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Here we continue with some tips on written communication. You can find Part 1 here.

Newspapers published in Taiwan by bibicall

It’s all Chinese to me
Photo: bibicall

Sloppily written communication reflects poorly on the writer. Unfortunately, grammar is poorly taught in schools in this modern age, and students are forced to remedy this later in life. Make no mistake, the elegance and economy of your written word marks you as a person of intelligence and competence. Think about what you want to write, cut out the clutter and get your message across simply and sweetly.

That brings us to the next point:

6. Proof-read your message before sending it out. That means avoid grammatical and spelling errors. The mark of a professional is a well-crafted, brief and clear communication without errors.

Do not write: I wanna get ur answer on this matter like yesterday!

Rather put it this way: I would like your feedback on this as soon as possible.

Former professor of English at Cambridge, F.L. Lucas (1894-1967), had this to say about writing English:

“As the police put it, anything you say may be used as evidence against you. If handwriting reveals character, writing reveals it still more. You cannot fool all your judges all the time. . . . Most style is not honest enough. Easy to say, but hard to practice. A writer may take to long words, as young men to beards – to impress. But long words, like long beards, are often the badge of charlatans. Or a writer may cultivate the obscure, to seem profound. But even carefully muddied puddles are soon fathomed. Or he may cultivate eccentricity, to seem original. But really original people do not have to think about being original–they can no more help it than they can help breathing. They do not need to dye their hair green.”

7. Avoid Redundancies: that is, words that add little or nothing to the message. For example, words such as very, really, nice, so.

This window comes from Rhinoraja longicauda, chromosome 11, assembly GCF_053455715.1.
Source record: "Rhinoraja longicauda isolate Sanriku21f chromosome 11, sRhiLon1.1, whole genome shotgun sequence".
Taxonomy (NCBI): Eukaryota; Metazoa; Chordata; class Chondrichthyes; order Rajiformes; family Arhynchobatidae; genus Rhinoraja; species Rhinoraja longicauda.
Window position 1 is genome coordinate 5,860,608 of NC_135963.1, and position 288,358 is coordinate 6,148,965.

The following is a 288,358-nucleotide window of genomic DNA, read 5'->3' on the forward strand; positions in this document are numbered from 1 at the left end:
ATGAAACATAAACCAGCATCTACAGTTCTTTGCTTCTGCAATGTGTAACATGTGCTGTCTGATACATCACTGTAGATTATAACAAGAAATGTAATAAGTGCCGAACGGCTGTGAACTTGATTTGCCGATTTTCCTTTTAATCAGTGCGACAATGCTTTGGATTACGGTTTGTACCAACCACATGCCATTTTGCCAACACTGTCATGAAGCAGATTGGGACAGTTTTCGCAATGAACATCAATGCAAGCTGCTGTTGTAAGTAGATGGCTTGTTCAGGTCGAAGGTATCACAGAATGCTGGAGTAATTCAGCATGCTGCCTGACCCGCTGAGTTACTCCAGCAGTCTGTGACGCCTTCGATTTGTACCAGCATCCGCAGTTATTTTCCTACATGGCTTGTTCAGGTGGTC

Don’t write: He was a very nice man (we managed to get two of them in there – very and nice are meaningless).

Rather say: He was a generous man (if that is what is meant by nice).

Don’t write: He was so generous!

Rather say: He was generous. (And avoid exclamation points. These are used by lazy writers to add emphasis to a phrase when the words should do that). One could write “He was generous to a fault” to add emphasis to his generosity.

Other redundant expressions (drop the words in brackets – these are unnecessary):

Connect (up)

Confer (together)

Massive (in size)

Depreciate (in value)

Enter (in)

Try (your best)

Close (proximity)

8. Avoid Clichés

Clichés are like broken china: they were once shiny and interesting but no longer. They have been over-worked to the point of tedium and generally show a lack of imagination on the part of the user. Come up with a simpler or more interesting way of saying he same thing.


We had a meeting of the minds.

Rather use: We agreed.

Consider your options.

Rather use: Choose.

He put the cart before the horse.

Rather use: He got it the wrong way round.

She took the bull by the horns and confronted her boss.

Rather use: She confronted her boss head on.

At the end of the day, it doesn’t matter what you think, it’s what you do that counts.

Rather use: It doesn’t matter what you think, it’s what you do that counts.

9. English versus American spelling

In South Africa, we use English spelling.

So, use:

Organisation, not organization

Realisation, not realization

Colour, not color

Centre, not center

Labour, not labor

Programme, not program

Pyjamas, not pajamas

Aeroplane, not airplane.

If your Word programme is set for American spelling you will get Americanisms throughout your prose. Many people do not understand the difference, to the point where government documents are littered with these errors. At the very least, set your spell check to English or South African English.

In the next instalment, we will cover creative writing. In other words, how to liven up your written communication to leave a lasting and desirable impression in the mind of the reader.